FYI: In Texas, both spouses are required to share information and paperwork regarding property, assets and debts during the discovery process of divorce. Discovery occurs in the very early stages of divorce, so the sooner you start your inventory list, the better.
Can you divorce without splitting assets?
As a divorce attorney, I’m a big proponent of parties getting a divorce in its entirety. By that, I mean, it’s usually best not to stay married via the marital assets. However, in regard to the question, “Can you divorce without splitting assets?” the short answer is yes. Does it make sense for some couples? Sometimes.
For example, it may make sense for some divorced couples to not split assets in a family business. If you’re not touching the company and both parties in the articles of incorporation have a 50% ownership (or whatever share of ownership they agree on), not splitting the family business assets may be an option. Of course, this arrangement does come with risks, especially if details of the arrangement aren’t spelled out clearly.
The downside of getting divorced without splitting assets
While you can divorce without awarding one party an asset cart blanche or truly dividing it up, you run the risk of the other party filing an undivided marital asset claim later on. To avoid lawsuits for division of assets when divorced, you need to make sure the divorce decree adequately spells out what the division of the undivided assets looks like.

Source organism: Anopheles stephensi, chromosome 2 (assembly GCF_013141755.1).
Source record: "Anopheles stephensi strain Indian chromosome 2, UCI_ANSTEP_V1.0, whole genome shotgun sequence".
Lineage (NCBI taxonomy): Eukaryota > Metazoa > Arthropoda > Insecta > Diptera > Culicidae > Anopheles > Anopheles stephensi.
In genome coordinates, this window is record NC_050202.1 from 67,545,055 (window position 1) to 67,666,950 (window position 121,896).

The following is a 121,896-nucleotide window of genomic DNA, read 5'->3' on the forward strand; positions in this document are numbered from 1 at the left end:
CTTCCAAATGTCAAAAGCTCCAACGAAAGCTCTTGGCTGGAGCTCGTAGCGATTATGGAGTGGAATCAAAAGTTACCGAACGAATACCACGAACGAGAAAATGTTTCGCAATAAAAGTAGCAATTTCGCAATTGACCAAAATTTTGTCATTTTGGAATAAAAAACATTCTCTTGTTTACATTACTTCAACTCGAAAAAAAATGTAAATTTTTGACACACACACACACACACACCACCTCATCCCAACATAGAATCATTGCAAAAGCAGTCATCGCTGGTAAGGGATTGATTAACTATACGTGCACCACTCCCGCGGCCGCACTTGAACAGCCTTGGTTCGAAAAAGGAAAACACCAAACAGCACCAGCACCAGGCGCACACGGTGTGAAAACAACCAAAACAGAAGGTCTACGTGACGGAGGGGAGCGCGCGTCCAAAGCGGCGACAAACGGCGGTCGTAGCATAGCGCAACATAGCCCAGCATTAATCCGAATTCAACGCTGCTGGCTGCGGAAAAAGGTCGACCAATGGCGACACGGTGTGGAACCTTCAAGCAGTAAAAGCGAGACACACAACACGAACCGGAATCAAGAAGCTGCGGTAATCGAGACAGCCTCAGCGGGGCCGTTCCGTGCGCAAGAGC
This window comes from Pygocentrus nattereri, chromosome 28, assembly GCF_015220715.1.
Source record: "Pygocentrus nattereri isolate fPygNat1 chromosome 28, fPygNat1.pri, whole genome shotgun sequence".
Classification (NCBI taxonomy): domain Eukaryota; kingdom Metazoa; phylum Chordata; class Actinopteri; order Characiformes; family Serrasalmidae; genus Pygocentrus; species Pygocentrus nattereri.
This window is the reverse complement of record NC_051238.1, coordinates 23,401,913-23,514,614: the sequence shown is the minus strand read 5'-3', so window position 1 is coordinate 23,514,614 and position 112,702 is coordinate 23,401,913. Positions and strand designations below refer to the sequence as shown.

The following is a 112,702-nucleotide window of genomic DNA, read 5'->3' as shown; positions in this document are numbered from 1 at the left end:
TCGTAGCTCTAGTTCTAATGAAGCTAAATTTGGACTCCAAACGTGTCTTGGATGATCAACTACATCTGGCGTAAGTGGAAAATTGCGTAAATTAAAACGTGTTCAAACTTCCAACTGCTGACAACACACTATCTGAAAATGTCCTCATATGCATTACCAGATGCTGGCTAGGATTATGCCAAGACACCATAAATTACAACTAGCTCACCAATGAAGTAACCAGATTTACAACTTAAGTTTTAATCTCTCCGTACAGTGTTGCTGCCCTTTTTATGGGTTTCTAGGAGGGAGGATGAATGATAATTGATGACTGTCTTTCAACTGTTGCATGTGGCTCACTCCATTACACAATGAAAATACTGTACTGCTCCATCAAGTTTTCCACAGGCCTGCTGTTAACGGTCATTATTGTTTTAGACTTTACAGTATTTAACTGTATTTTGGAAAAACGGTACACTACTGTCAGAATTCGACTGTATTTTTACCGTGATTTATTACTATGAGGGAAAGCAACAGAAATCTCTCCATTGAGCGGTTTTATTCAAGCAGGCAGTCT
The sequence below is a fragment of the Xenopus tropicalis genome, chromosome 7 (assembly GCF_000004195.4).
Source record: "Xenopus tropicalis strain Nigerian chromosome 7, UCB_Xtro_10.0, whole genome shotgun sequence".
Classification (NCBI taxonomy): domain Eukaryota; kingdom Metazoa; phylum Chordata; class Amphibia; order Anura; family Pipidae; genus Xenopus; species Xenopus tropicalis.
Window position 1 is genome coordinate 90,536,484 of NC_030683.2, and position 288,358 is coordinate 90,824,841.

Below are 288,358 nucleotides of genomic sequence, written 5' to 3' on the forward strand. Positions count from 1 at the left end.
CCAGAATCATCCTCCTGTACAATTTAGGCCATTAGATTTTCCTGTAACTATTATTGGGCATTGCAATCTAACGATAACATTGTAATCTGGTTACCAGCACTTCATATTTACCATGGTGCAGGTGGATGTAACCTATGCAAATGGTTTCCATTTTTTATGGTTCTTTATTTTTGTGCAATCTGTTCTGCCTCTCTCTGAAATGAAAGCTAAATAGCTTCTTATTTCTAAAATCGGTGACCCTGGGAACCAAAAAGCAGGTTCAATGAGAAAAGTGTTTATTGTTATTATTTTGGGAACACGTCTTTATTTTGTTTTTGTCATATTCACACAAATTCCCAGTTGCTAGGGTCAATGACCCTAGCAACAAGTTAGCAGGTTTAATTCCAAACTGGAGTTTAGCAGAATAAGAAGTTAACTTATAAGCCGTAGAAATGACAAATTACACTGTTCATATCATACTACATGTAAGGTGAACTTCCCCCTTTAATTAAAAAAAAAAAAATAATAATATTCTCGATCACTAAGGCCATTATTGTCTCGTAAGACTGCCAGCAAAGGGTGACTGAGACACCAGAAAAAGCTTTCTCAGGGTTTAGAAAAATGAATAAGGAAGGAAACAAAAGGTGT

In the family business scenario, even if the parties simply want to confirm that both parties will maintain their roles as status quo in the company, those desires need to be put in writing. So, if the parties want to keep the business assets intact, while dividing the ownership, they need to define what the division of ownership will look like and clearly state which assets will be kept intact right in the divorce decree.
Staying married via asset (whether it’s a business, home or other piece of property) can also become problematic when one person has control over the asset. We often see cases where one spouse agrees to allow the other spouse to live in and take care of the marital home until their child graduates from high school. Their divorce decree stipulates the home will be sold and profit from the sale split equally once the last child enters college.
But what happens if the party residing in the home decides to stop working and doesn’t have the money to keep it up or pay the mortgage as promised? The equity in the house won’t increase as it should, and the other party could end up losing a good chunk of money—due to the other party’s actions (or non-actions). No good deed goes unpunished.
Have questions about division of property in divorce?
It’s critical to speak with a family law attorney with experience in complex property settlements. Proper legal representation is not about dividing assets alone. It’s also important to have the closing documents and ancillary documents to give you and effectuate your interest in those assets, so you can move on with your life post-divorce. An experienced divorce lawyer can help you maximize your divorce settlement and minimize the risks associated with undivided marital assets later on.
If you live in North Texas and have questions for a divorce attorney Fort Worth / Dallas about division of assets in divorce, we can help. To schedule a confidential case review with an attorney at the Sisemore Law Firm, please call our office at (817) 336-4444 or connect with us online.
Photo Source: Canva